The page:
In 1959 Miles Davis spent two days in the studio with a band recording the album “Kind of Blue”, now considered one of the cornerstone records in jazz, and 20th century music in general.
In the liner notes pianist Bill Evans wrote:
“There is a Japanese visual art in which the artist is forced to be spontaneous. He must paint on a thin stretched parchment with a special brush and black water paint in such a way that an unnatural or interrupted stroke will destroy the line or break through the parchment. Erasures or changes are impossible. These artists must practice a particular discipline, that of allowing the idea to express itself in communication with their hands in such a direct way that deliberation cannot interfere.
The resulting pictures lack the complex composition and textures of ordinary painting, but it is said that those who see well find something captured that escapes explanation.
This conviction that direct deed is the most meaningful reflections, I believe, has prompted the evolution of the extremely severe and unique disciplines of the jazz or improvising musician.
Group improvisation is a further challenge. Aside from the weighty technical problem of collective coherent thinking, there is the very human, even social need for sympathy from all members to bend for the common result. This most difficult problem, I think, is beautifully met and solved on this recording.
As the painter needs his framework of parchment, the improvising musical group needs its framework in time,. Miles Davis presents here frameworks which are exquisite in their simplicity and yet contain all that is necessary to stimulate performance with sure reference to the primary conception.
Miles conceived these settings only hours before the recording dates and arrived with sketches which indicated to the group what was to be played. Therefore, you will hear something close to pure spontaneity in these performances. The group had never played these pieces prior to the recordings and I think without exception the first complete performance of each was a “take.”
In the documentary about the recording of “Kind of Blue” Herbie Hancock says this:
“He would put people who play one style with people who play another style, a different style, or maybe a contrasting style. Most people wouldn’t dare do because that’s not going to work. But Miles would put these things together because he would trust in the honesty of each of the musicians trying to figure out a way to make it work.”
Jackie McLean: “His music kind of represented who he had in the band”
Or as Carlos Santana asks himself in the same documentary:
“How do you go into the studio with minimum stuff, and come out with eternity?”
There is an interesting question here, and very relevant to my research. For the wider audience the name Miles Davis is probably well-known. But Jimmy Cobb (drums), Bill Evans (piano) and Paul Chambers (bass) are likely much less familiar. But for Miles Davis they were irreplaceable ‘ingredients’.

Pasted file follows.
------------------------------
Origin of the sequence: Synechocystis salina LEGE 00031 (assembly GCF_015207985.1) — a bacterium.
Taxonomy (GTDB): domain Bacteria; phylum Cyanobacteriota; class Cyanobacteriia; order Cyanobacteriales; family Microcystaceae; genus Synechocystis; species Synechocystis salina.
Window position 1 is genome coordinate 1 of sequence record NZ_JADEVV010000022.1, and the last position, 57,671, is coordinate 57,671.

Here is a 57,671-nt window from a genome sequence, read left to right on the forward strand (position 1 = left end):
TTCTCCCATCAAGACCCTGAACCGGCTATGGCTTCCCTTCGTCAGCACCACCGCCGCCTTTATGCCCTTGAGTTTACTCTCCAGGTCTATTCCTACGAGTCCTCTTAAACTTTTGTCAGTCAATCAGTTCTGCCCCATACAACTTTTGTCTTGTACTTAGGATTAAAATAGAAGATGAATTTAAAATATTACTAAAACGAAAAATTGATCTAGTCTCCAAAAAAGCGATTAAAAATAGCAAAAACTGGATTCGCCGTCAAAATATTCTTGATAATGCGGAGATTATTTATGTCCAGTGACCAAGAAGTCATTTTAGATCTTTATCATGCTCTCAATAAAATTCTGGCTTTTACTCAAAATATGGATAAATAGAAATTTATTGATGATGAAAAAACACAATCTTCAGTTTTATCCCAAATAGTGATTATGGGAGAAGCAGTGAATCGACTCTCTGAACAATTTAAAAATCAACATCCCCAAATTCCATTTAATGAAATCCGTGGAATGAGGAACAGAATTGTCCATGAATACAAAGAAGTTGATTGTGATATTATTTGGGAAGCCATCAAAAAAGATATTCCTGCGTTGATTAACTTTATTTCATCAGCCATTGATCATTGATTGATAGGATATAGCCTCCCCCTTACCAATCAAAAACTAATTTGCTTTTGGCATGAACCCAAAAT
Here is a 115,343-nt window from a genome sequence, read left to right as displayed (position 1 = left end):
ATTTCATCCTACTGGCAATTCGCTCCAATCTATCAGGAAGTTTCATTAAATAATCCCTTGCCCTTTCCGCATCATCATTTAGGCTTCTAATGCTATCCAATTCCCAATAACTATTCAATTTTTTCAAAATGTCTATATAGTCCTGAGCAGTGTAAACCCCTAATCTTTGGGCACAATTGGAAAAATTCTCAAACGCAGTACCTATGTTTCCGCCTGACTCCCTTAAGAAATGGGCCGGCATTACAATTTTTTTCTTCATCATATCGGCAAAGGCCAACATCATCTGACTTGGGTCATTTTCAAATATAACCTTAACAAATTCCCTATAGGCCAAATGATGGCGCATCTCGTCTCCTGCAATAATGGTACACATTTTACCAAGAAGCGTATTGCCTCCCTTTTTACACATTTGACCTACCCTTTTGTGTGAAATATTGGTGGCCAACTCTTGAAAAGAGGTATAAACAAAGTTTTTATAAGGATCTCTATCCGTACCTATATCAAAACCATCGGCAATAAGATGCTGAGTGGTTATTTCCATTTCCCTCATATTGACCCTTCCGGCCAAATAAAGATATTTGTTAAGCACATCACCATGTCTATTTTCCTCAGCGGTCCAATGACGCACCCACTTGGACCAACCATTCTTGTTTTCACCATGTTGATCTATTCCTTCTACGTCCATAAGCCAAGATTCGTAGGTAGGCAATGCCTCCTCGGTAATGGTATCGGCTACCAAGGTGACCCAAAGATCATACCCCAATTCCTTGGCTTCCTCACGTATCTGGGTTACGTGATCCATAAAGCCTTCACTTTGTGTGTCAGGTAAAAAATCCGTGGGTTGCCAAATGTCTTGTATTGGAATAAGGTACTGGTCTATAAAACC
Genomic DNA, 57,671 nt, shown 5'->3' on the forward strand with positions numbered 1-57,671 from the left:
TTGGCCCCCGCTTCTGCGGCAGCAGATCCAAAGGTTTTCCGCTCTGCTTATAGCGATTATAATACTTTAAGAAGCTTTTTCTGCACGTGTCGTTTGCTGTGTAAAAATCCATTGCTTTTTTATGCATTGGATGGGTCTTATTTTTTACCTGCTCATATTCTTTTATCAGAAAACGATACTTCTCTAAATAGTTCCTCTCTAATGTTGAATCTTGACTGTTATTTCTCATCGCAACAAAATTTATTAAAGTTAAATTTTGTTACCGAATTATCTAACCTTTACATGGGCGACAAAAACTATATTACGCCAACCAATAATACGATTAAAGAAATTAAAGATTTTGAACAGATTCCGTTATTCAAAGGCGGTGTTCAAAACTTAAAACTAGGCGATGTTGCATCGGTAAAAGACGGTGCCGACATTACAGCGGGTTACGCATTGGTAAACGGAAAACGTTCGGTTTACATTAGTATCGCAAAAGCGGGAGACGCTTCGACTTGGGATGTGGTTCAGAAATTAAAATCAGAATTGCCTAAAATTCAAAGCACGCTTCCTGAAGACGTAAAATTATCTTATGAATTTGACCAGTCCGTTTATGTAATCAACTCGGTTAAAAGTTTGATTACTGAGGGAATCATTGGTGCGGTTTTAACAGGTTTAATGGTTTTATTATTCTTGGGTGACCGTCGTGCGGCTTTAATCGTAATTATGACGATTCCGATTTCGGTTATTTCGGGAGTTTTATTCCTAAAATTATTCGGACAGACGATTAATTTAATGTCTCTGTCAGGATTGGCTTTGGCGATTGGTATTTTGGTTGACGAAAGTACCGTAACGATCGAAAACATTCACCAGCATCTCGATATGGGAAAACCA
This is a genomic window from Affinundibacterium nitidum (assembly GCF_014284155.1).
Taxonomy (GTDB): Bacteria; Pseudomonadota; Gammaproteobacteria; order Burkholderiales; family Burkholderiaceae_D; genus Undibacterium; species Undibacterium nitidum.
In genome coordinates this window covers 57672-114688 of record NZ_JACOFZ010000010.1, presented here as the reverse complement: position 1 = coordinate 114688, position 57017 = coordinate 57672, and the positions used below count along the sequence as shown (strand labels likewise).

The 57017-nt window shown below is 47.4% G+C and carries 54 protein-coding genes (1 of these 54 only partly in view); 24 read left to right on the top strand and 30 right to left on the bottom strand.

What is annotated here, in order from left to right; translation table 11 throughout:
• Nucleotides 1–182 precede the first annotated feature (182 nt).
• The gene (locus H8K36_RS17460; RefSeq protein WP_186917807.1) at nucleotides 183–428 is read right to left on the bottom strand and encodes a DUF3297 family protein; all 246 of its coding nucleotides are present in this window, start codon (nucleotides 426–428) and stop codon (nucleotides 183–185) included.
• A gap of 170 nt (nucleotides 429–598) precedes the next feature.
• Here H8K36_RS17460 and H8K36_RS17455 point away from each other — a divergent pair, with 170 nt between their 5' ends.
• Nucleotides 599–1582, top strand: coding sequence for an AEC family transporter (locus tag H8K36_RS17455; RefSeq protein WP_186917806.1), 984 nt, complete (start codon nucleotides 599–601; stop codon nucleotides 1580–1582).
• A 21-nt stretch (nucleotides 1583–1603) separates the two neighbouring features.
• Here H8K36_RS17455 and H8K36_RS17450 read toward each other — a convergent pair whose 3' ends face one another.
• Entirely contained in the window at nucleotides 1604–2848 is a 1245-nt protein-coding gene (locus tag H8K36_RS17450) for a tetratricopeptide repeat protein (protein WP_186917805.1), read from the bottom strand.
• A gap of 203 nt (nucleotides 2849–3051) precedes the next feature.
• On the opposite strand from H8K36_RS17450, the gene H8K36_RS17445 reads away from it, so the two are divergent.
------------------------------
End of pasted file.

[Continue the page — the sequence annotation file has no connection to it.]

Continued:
Cannonball Adderley is heard saying: “The band was a workshop. Miles really kind of talked to everybody what to not do. Not so much what to do. He never told anybody what to play.”
Maybe I can draw a comparison here with how Ridley Scott directed Harrison Ford in Blade Runner. Actress Sean Young said: “Maybe Ridley was giving me more attention than he was giving Harrison because he was making the assumption that he didn’t need that. Harrison was never happy on that show.”
Actor Dave Holden adds (about Ridley Scott): “I find him really easy. And very encouraging. To do what you feel, go ahead. And then if he liked it he’d just smile”.
The connecting factor in these scenarios seems to be that there needs to be enough shared foundation, to be able to let go. Maybe set some very strict rules, and then stop talking at all.
In the case of Blade Runner, this would be the script. As long as Harrison Ford spoke the lines, his interpretation could be his own and apparently he received frustratingly little feedback from his director. In the case of Kind of Blue, Miles Davis ‘invented’ a modal approach to jazz: instead of changing chords he would stick to a single scale. A limited number of notes that could be used.
The groundwork for this approach was laid when Miles David had to record the soundtrack for “‘L’Ascenseur pour L’Échafaud” with a band that he did not know very well, and has no time for rehearsal with the French band. So he prepared the ‘rules’ on the night before in his hotel.
“One characteristic of Kind of Blue is (…) the simplicity of the compositions. An economy of means. Less is more. It was so finetuned without being rigid.”
Kind of blue: documentary:
Dangerous Days: Making of Blade Runner. Dir. Charles de Lauzirika. Warner Bros. Pictures, 2007.